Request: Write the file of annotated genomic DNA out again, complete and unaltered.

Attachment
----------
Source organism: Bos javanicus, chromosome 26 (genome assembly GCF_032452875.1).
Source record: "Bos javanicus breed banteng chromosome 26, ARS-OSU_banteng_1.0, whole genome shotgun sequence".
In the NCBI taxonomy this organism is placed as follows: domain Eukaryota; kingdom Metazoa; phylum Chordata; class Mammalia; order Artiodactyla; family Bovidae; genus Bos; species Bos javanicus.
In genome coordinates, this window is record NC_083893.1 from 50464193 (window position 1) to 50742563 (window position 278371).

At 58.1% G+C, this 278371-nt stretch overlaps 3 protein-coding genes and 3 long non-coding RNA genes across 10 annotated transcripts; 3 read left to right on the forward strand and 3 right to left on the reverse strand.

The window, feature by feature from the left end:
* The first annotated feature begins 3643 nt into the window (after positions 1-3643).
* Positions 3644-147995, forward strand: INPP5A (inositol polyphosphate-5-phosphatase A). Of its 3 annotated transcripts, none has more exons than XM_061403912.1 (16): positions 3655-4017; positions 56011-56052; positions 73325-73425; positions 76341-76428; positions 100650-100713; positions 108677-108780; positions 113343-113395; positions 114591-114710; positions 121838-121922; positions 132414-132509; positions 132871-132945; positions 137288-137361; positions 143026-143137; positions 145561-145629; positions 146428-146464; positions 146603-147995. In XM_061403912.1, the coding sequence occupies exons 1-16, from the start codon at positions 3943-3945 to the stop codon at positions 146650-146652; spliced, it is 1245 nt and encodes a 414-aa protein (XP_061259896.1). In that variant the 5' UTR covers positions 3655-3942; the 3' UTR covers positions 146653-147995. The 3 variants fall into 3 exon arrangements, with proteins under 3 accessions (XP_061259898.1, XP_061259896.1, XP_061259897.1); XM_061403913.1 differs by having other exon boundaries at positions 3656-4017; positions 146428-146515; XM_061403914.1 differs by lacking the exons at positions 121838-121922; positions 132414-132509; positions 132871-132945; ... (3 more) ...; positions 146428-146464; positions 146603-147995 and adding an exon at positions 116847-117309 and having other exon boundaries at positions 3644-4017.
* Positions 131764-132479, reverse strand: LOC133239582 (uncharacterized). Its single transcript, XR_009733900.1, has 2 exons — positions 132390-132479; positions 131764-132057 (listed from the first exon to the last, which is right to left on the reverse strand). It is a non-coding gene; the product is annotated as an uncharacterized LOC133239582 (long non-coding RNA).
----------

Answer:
Source organism: Bos javanicus, chromosome 26 (genome assembly GCF_032452875.1).
Source record: "Bos javanicus breed banteng chromosome 26, ARS-OSU_banteng_1.0, whole genome shotgun sequence".
In the NCBI taxonomy this organism is placed as follows: domain Eukaryota; kingdom Metazoa; phylum Chordata; class Mammalia; order Artiodactyla; family Bovidae; genus Bos; species Bos javanicus.
In genome coordinates, this window is record NC_083893.1 from 50464193 (window position 1) to 50742563 (window position 278371).

At 58.1% G+C, this 278371-nt stretch overlaps 3 protein-coding genes and 3 long non-coding RNA genes across 10 annotated transcripts; 3 read left to right on the forward strand and 3 right to left on the reverse strand.

The window, feature by feature from the left end:
* The first annotated feature begins 3643 nt into the window (after positions 1-3643).
* Positions 3644-147995, forward strand: INPP5A (inositol polyphosphate-5-phosphatase A). Of its 3 annotated transcripts, none has more exons than XM_061403912.1 (16): positions 3655-4017; positions 56011-56052; positions 73325-73425; positions 76341-76428; positions 100650-100713; positions 108677-108780; positions 113343-113395; positions 114591-114710; positions 121838-121922; positions 132414-132509; positions 132871-132945; positions 137288-137361; positions 143026-143137; positions 145561-145629; positions 146428-146464; positions 146603-147995. In XM_061403912.1, the coding sequence occupies exons 1-16, from the start codon at positions 3943-3945 to the stop codon at positions 146650-146652; spliced, it is 1245 nt and encodes a 414-aa protein (XP_061259896.1). In that variant the 5' UTR covers positions 3655-3942; the 3' UTR covers positions 146653-147995. The 3 variants fall into 3 exon arrangements, with proteins under 3 accessions (XP_061259898.1, XP_061259896.1, XP_061259897.1); XM_061403913.1 differs by having other exon boundaries at positions 3656-4017; positions 146428-146515; XM_061403914.1 differs by lacking the exons at positions 121838-121922; positions 132414-132509; positions 132871-132945; ... (3 more) ...; positions 146428-146464; positions 146603-147995 and adding an exon at positions 116847-117309 and having other exon boundaries at positions 3644-4017.
* Positions 131764-132479, reverse strand: LOC133239582 (uncharacterized). Its single transcript, XR_009733900.1, has 2 exons — positions 132390-132479; positions 131764-132057 (listed from the first exon to the last, which is right to left on the reverse strand). It is a non-coding gene; the product is annotated as an uncharacterized LOC133239582 (long non-coding RNA).